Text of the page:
Imagine If Russia and China Built Nuclear-Powered Aircraft Carriers Together

David Axe

David Axe

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Imagine If Russia and China Built Nuclear-Powered Aircraft Carriers Together

China could partner with Russia in order to develop nuclear-powered icebreakers.

While the vessels would be useful in their own right, the main benefit could be to help Beijing refine reactor technology for use in a future nuclear-powered aircraft carrier, according to the Hong Kong South China Morning Post.

The Chinese navy already possesses two conventionally-powered flattops and is building a third.

But naval expert Li Jie told the newspaper that to be truly competitive, the Chinese navy needs a ship capable of generating lots of power and high speeds in order to launch large aircraft. “China really needs a more powerful, nuclear-powered aircraft carrier to catapult its superheavy carrier-based fighter jet, the J-15,” Li said.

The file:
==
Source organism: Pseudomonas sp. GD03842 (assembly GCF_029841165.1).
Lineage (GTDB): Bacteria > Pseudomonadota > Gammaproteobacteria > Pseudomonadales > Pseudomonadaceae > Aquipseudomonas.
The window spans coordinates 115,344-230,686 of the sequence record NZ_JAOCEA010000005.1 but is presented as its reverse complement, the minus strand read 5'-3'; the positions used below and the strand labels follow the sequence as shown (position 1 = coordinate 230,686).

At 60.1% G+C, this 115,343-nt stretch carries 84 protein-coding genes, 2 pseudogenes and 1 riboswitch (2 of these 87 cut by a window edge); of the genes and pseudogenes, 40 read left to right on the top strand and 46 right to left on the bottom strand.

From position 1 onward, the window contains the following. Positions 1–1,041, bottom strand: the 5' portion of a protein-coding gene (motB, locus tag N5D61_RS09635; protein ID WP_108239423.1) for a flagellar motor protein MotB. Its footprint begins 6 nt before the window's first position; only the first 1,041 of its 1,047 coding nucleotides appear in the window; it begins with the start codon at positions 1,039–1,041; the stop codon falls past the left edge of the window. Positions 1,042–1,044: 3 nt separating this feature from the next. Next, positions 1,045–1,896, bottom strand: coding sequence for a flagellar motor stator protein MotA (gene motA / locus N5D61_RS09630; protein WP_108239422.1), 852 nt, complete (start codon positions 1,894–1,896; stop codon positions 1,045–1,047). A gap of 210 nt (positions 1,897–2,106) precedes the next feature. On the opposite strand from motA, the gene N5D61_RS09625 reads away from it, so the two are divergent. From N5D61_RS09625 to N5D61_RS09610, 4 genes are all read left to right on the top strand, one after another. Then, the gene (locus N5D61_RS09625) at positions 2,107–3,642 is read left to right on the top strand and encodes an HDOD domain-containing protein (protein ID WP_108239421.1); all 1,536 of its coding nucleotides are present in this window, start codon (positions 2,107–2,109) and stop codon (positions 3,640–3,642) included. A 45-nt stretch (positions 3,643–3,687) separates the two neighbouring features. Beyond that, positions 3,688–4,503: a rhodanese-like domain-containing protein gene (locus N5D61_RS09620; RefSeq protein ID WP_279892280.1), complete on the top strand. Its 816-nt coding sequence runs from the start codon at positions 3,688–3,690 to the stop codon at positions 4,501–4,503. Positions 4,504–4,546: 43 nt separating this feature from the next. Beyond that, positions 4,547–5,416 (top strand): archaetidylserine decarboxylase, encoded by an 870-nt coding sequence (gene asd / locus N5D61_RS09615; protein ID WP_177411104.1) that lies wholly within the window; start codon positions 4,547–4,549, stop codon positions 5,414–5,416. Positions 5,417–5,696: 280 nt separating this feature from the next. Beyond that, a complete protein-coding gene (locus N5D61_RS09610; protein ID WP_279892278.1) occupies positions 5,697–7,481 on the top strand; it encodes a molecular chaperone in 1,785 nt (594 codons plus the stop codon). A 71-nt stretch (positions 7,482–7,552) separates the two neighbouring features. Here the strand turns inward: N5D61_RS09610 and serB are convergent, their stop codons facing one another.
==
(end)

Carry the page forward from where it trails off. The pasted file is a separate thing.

“While China has good experience in the development of nuclear reactors for use on land, it has yet to master the miniaturisation process that is needed to make a nuclear power unit suitable for an aircraft carrier,” South China Morning Post reported.

“China has strong naval building capabilities, but it is still very weak in nuclear miniaturisation. So it can learn from Russia,” Beijing-based military expert Zhou Chenming told the newspaper.

The Chinese fleet already possess nuclear-powered submarines. But the subs’ reactors are poor candidates for transfer to a surface ship as large as an aircraft carrier. France learned that lesson a quarter-century ago, Zhou pointed out.

In a bid to cut costs in the development of the Charles de Gaulle – France’s first and only nuclear-powered carrier – its designers used two K15 submarine pressurised water reactors as the main propulsion system.

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